This morning I had the privilege of speaking at Eastbrook‘s monthly men’s breakfast on the topic: “Jesus Our Coming King.” I began with an overview of the narrative arc of Jesus’ life:
- Nativity and birth
- Life: teaching, miracles, mission
I then shared five aspects of Jesus’ return:
- It will happen (Acts 1:8; John 14:3)
- It will happen in God’s time (Acts 1:6-7; Matthew 24:36)
- It will be recognizable to all (1 Thessalonians 4:15; Revelation 1:7-8)
- It will bring the fullness of Christ’s victorious kingdom over all (Revelation 19:11-16; 21:1-5)
- It will bring vindication for God’s people in the sight of all (1 Thessalonians 4:11-5; 1 John 3:2)
I closed with three images from Scripture on how we should live within the time between Christ’s first and second comings:
1. We are groomsmen – friends of the bridegroom (John 3:27-30)
- preparing the bride for the bridegroom
2. We are ambassadors for Christ (2 Corinthians 5:17-20)
- given the message of reconciliation between God and men in Christ
- God makes an appeal through us
3. We are watchmen (Psalm 130:6; Timothy 2:3-7)
- we are watching
- we are at the ready
- we are like soldiers and athletes prepared for action
Throughout our Crossroads series here at Eastbrook Church we have investigated what it means that Jesus has come to a crossroads moment in His ministry and human history within Jerusalem immediately before His crucifixion. We have explored Jesus as Lord of the Sabbath, the Sent Son, the New Temple, Lord of the Cast Off, and so much more. I’m a visual thinker so I find it helpful to see this explained and I have not encountered such a powerful means for that as exemplified in The Bible Project. I hope you enjoy their thematic video “The Gospel of the Kingdom” as much as I did.
On Monday, January 26, 2015, Eastbrook Church was honored to host Bishop Walter Harvey of Parklawn Assembly of God for a conversation and time of prayer on the topic of race and the Gospel here in the city of Milwaukee. We opened a lot of points of discussion, did not address everything, perhaps raised more questions than we answered, but it was a great opportunity to press in deeper as the people of God together.
You can watch the video of the whole session below and access our recommended next steps here.
Four times a year we gather as a church to discuss key topics to help us move forward together. This year, we begin our Leadership Forum series with by addressing the challenging topic of how the gospel transforms racial divisions in our world and city. In a city known as one of the most segregated cities in the United States, we want to live into the dream of God for a multiethnic people rooted in the reconciling gospel of Jesus Christ.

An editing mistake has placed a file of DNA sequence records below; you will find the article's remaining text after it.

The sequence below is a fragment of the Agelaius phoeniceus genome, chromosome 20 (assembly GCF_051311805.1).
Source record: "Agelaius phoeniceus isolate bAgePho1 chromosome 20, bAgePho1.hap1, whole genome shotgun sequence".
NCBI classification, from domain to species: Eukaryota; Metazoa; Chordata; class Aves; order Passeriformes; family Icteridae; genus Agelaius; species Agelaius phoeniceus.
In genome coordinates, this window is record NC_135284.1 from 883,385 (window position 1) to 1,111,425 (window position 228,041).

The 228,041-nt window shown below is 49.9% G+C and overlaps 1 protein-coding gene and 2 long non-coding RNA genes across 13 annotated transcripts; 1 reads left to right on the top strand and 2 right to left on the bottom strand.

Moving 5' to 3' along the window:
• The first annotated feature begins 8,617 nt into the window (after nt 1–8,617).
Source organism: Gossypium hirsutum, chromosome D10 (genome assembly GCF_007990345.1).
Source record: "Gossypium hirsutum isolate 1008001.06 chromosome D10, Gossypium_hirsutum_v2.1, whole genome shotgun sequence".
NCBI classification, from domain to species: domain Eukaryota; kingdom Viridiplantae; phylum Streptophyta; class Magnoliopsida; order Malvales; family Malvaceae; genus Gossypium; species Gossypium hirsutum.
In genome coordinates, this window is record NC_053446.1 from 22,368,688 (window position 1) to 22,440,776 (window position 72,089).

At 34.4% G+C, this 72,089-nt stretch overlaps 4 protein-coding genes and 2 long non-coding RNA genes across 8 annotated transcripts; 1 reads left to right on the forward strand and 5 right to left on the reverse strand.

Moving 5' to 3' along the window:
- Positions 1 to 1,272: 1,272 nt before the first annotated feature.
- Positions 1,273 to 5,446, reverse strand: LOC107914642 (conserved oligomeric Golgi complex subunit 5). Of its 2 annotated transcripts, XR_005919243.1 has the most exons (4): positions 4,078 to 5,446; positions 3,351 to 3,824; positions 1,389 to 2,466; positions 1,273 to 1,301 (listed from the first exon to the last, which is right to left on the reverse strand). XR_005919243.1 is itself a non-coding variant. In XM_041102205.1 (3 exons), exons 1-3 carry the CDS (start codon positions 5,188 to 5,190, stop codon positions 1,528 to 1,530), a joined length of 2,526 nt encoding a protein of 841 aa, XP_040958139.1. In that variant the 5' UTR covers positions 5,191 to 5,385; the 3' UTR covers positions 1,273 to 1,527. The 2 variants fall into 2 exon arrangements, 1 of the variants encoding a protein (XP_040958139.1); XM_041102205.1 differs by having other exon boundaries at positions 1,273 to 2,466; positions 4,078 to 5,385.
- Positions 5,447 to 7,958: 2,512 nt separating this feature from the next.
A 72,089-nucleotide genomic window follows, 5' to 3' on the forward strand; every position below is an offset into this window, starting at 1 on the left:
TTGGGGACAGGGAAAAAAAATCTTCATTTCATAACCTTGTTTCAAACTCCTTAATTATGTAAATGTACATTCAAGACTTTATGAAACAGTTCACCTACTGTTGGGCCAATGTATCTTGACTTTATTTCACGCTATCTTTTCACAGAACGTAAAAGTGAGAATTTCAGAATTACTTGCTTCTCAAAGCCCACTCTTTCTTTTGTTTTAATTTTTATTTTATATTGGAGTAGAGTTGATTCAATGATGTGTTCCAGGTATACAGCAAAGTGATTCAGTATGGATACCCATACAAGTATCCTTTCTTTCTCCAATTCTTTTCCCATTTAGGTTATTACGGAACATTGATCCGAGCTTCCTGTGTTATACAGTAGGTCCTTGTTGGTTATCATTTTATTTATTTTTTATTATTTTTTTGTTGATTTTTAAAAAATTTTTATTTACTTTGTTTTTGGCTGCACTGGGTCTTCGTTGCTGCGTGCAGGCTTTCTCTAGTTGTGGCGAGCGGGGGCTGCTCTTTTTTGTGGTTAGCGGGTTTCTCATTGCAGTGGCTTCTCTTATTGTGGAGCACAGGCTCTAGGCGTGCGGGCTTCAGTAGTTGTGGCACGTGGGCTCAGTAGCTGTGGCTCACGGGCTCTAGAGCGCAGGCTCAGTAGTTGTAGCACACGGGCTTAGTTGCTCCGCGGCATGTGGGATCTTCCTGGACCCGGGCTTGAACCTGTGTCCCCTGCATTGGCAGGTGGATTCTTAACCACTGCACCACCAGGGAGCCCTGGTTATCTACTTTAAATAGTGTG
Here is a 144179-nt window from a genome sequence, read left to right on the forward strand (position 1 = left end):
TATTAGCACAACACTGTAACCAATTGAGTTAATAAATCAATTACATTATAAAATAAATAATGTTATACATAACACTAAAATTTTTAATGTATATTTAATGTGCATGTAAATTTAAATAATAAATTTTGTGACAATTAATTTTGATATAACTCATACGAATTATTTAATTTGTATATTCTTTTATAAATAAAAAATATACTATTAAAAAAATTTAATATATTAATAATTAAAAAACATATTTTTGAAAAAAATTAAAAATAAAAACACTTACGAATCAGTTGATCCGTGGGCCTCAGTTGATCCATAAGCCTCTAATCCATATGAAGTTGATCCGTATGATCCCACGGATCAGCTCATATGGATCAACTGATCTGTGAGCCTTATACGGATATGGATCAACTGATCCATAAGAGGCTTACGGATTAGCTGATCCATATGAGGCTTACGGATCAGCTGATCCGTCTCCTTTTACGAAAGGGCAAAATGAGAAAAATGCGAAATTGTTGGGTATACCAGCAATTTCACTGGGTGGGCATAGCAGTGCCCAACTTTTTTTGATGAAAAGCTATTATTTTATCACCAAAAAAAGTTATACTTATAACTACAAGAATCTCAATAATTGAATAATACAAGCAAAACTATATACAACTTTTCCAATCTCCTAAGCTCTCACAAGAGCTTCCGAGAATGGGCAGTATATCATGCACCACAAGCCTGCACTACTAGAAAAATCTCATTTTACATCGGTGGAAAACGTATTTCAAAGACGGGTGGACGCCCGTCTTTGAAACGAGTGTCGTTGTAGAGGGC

Four times a year we gather in a Leadership Forum at Eastbrook Church to discuss key topics to help us move forward together in ministry. This year, we begin our Leadership Forum series with by addressing the challenging topic of how the gospel transforms racial divisions in our world and city. In a city known as one of the most segregated cities in the United States, we want to live into the dream of God for a multi-ethnic people rooted in the reconciling gospel of Jesus Christ.
It was a gift to have Bishop Walter Harvey of Parklawn Assembly of God join us for this discussion. At the end of the night we recommended a series of next steps and I wanted to make those available to a wider audience via my blog.
Next Steps: What Do I Do Now?
#1 Get with God
• Acknowledge and repent of any sin (see Psalm 51; Daniel 9:4-19)
• Lament over our nation (see Lamentations)
• Pray as Christ prayed (see John 17)
#2 Know and Apply what the Bible Teaches
• Read Genesis 12:1-3 in light of God’s multiethnic mission
• Read Ephesians with attention to chapter 2 on the new humanity in Jesus of Jews and Gentiles brought together
• Read Galatians in light of the situation that Paul describes in chapters 1 and 2
#3 Understand the BackgroundRead More »
Today, Open Doors released the World Watch List 2015, a resource developed “to track and measure the extent of persecution in the world.” Open Doors has been tracking religious persecution of Christians since the 1970s and their approach to the work is well-informed and reliable. Religious persecution affects many religious groups and not just Christians. Still, there has been widespread recognition over the past few years that religious persecution of Christians is on the rise globally (see my earlier posts on Iraq, Syria, and the trials of Christians in the MidEast).
You can see an infographic of the list below and can read the entire report here. Christianity Today also has a nice overview of the watch list today in the article, “‘Not Forgotten’: The Top 50 Countries Where It’s Most Difficult to be a Christian.”
Here are a few highlights within the overall trends on this year’s list:
- “The Top 10 countries where Christians face the most pressure and violence in the reporting period of the WWL 2015 are, in order: North Korea, Somalia, Iraq, Syria, Afghanistan, Sudan, Iran, Pakistan, Eritrea and Nigeria.”
- North Korea continues in the #1 position, as it has for the past decade and more
- Kenya (a majority Christian nation) and Djibouti have the highest jump in persecution ranking this year, from positions in the 40s to the 20s
- The impact of the group known as the Islamic State has strongly impacted the persecution levels in both Iraq and Syria. This includes a dramatic flight of Christians from these countries to other havens for safety.